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All News and Pages Related to "Iowa Agriculture"

“Conservationist”

Posted on October 22nd, 2020

A few months ago, I wrote an essay that discussed the abandonment of empiricism and the contempt some of our elected leaders apparently have for science and scientists. A couple of recent items motivated me to write about this again. The first was hearing one of the presidential candidates mocking his opponent with the line […]

On Brothels and Cathedrals

Posted on September 10th, 2020

Clayton County’s Bloody Run Creek is designated an “Outstanding Iowa Water” by the Iowa DNR because limestone geology and a modestly-undisturbed watershed support a clear, cold stream that is home to trout and other pollution-intolerant species. In a state with 72,000 miles of streams and 120 or so lakes and reservoirs, Bloody Run is one […]

Everyone’s responsible so no one is responsible

Posted on July 27th, 2020

Roundup is the Monsanto trade name for the isopropylamine salt of glyphosate, and it is also known to chemists as N-(phosphonomethyl)glycine. As organic compounds go, it is not a complex molecule. The chemical is a broad-spectrum herbicide, meaning it can kill a lot of plant species. It’s been especially effective on annual grasses and broadleaf weeds that […]

When the Ship Comes In

Posted on July 14th, 2020

The photo below (credit David Thoreson) was taken at Iowa’s West Lake Okoboji this past 4th of July weekend. Ignoring for a while what it may show about the effectiveness of volunteerism in suppressing the coronavirus, I’d like to point out that this is one area of Iowa where our legislature has chosen to pursue […]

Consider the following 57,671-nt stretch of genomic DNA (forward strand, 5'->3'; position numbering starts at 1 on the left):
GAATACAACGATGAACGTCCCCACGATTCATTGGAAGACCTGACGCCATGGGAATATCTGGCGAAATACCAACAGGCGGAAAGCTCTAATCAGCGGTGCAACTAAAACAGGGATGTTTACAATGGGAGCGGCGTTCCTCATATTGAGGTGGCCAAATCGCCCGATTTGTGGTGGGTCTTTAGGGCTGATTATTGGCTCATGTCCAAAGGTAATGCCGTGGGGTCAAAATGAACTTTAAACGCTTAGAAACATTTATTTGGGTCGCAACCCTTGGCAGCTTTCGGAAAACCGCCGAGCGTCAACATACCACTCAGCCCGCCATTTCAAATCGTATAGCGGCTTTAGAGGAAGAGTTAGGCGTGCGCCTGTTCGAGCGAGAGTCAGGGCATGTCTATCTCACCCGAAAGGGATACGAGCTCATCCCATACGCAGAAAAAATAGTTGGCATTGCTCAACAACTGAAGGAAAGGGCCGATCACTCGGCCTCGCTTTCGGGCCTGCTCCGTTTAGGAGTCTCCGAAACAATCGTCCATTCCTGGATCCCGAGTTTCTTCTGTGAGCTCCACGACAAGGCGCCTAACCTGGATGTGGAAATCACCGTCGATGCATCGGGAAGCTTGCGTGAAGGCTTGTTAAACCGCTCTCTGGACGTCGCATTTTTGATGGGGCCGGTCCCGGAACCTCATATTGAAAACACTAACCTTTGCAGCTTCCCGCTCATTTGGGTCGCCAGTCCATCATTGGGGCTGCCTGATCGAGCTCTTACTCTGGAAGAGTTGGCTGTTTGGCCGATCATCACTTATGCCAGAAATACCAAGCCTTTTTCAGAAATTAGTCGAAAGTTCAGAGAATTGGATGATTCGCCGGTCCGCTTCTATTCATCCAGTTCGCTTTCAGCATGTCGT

Ripe as a Roadkill Raccoon

Posted on June 3rd, 2020

Hydrologists classify watersheds using a hierarchical system that “nests” watersheds within one another, an idea that resembles a broad oak tree with the trunk being a large river such as the Mississippi and the countless branches its numerous tributaries. Each watershed or branch is given a number—a Hydrologic Unit Code (HUC) with the larger branches […]

“I’m not a scientist”

Posted on March 31st, 2020

You may have noticed that we have few trained scientists occupying elected positions in the United States. In the 115th Congress (1), members include one chemist, one physicist and one microbiologist, all in the house. By comparison there are 218 attorneys (including 47 former prosecutors and 15 judges), 101 teachers, 26 farmers, 8 ordained ministers, […]

Hair of the Dog

Posted on March 16th, 2020

Dr. Silvia Secchi wrote most of this; I added a dash of bitters here and there. The post expands on the interview Dr. Secchi gave to National Public Radio’s All Things Considered, which can be found here: https://www.npr.org/2020/03/13/815546846/the-biofuel-requirement-of-american-gasoline-hits-a-roadblock The Iowa congressional delegation and many agricultural economists have been arguing over the small refineries exemption, which reduces the […]

The ethics of a pig

Posted on March 4th, 2020

Note: some of these ideas came from Smith Fellow Dr. Bonnie McGill. Writing with a great nom de plume, O. Henry1 (William S. Porter) may have been the G.O.A.T. short story writer and his best one was the ironic comedy, The Gift of the Magi. O. Henry also wrote one titled The Ethics of Pig, […]

ZEAlots

Posted on February 5th, 2020

Notes: Some of these words and ideas came from the head of Dr. Silvia Secchi. Featured image credit: Rigzone. Nexus is one of those trendy words that can help a frequent user sound more relevant. It’s so much sexier (it has an “x”, after all) than mundane synonyms like connection, and let’s face it, good […]

Free Iowa Now

Posted on January 23rd, 2020

The California-sized Black Sea is bordered by Russia, Ukraine, Bulgaria, Romania, Georgia and Turkey. It receives freshwater from several major European Rivers (especially the Danube) but Mediterranean Sea saltwater also intrudes through a hydrological connection known as the Bosphorus. Thus, Black Sea water is saltier than a lake but fresher than the ocean, producing a […]